He was also the Managing Director of the Park Plaza Hotel Group for Asia Pacific, and prior to this CEO for North Asia of Accor, based in Beijing, overseeing a hotel portfolio of 68 hotels in the region. This was his last paid job, concluding 30 years of working for leading international hospitality groups like Holiday Inn, Hyatt and Accor.
THE STAYWELL STORY
Behind every successful man is indeed a woman, in this case it is Wan’s wife, as he reveals in a story about how StayWell Hospitality came about.
“I actually wanted to retire six years ago,” recalls the 57-year-old. “I booked a nine-week golf holiday in Hawaii because I like to play golf. The first three weeks were fantastic because my family was there. Week four my kids had to go back to school and my wife went with the kids. Week five I started playing with strangers. By week six, no one wanted to play golf with me because I had become so good at it!
“So I packed up and went home and my wife was happy. After two weeks she said, ‘We need to talk. I only used to cook you dinner, now I’ve to cook you breakfast, lunch and dinner.
Go and get a job.’ I knew a friend who had hotels called Leisure Inn in Tasmania, who I partnered with. Then we went and bought the Park Regis in Sydney. That is how I started to build the company.”
StayWell Group is privately owned by two other stakeholders aside from Wan himself – Richard Doyle (executive director and corporate counsel), and Bal Sohal (non-executive director).
There are 400 or more hotel brands globally, so what makes StayWell stand out? “When we enter a new market we always join hands with a strong local partner and together we build the brand and business,” explains Wan. “One of our key USPs is ‘local knowledge, international expertise’. In addition, we are very close to our customers, and that really sets us apart.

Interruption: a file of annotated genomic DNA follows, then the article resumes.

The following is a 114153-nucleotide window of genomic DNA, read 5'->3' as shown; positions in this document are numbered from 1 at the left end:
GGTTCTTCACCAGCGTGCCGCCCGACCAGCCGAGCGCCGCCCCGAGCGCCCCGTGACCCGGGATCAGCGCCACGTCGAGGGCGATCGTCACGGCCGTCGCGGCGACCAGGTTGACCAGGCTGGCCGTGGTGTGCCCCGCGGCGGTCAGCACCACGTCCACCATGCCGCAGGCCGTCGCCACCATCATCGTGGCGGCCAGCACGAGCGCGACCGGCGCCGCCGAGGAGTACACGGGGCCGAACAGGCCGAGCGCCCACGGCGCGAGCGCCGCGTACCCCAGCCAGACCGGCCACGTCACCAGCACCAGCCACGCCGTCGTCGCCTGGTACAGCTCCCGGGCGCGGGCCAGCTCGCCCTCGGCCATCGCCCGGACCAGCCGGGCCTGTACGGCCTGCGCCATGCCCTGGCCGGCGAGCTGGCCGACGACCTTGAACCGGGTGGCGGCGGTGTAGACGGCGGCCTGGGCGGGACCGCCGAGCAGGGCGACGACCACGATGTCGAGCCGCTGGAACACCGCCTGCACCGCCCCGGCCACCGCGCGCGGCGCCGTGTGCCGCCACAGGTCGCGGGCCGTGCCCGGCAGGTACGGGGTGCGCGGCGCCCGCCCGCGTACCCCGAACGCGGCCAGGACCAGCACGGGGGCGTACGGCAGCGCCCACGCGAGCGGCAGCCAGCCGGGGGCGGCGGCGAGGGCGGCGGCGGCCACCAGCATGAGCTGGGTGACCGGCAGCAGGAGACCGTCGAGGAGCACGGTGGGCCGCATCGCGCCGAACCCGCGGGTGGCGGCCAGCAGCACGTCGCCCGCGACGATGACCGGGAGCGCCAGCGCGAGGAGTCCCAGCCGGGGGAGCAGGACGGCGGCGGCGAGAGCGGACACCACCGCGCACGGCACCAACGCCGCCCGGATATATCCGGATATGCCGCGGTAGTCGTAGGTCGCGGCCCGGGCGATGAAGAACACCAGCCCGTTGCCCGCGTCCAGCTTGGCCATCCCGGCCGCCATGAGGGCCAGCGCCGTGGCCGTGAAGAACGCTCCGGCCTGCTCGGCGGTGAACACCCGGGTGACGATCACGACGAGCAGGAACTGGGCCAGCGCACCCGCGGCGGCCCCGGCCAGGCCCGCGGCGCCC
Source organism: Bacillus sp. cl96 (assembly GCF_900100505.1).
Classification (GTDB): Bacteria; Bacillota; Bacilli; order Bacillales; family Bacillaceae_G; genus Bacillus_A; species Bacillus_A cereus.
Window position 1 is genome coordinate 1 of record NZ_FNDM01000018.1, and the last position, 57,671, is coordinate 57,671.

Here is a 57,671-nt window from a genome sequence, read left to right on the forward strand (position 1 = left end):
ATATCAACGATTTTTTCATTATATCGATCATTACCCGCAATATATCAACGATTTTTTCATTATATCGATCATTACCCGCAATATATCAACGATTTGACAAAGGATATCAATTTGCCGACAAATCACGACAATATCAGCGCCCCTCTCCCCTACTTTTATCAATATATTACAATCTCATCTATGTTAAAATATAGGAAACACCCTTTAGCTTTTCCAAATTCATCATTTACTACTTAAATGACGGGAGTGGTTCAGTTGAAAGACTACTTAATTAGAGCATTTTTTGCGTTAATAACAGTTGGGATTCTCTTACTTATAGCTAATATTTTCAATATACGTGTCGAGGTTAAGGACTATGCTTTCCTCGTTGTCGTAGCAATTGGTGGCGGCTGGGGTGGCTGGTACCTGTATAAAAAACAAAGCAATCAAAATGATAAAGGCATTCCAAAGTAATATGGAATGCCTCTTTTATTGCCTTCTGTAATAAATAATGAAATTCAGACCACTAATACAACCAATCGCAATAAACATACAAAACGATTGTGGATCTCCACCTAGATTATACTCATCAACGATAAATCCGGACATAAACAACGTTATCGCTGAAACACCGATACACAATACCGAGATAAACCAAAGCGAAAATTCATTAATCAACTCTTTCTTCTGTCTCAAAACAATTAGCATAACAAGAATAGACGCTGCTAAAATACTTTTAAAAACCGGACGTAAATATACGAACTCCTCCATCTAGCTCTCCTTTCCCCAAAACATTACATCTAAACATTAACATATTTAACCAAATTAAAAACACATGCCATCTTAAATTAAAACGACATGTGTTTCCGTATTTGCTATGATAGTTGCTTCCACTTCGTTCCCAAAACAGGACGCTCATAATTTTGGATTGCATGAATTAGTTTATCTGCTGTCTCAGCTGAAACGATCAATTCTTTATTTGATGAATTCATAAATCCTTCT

“One of our company policies is that general managers must take personal responsibility to get back to customer reviews and feedback on any networks/channels, be it TripAdvisor or any other within 48 hours. With the advancements in internet and technology, consumer habits have changed. They are the kings with instant access to information and demand instant attention.”
Over the years, Wan has seen the hospitality industry change in many ways, but technology is the most important factor according to him. “Not so long ago we received bookings via telex, fax and travel agents. However, over the years, we have seen massive growth of internet that has led to the birth of free independent travellers who are savvy enough to go online to book hotels, airlines, cars – pretty much anything and everything.
“In more advanced countries such as the US, 50 per cent of hotel bookings come from online channels and the number is growing drastically.
“Today, you don’t need a room key to open your room door. Your mobile gives you access to the room, you can order room service through smart TV also operated through your mobile and many such wonderful developments that one could not have imagined few years back.”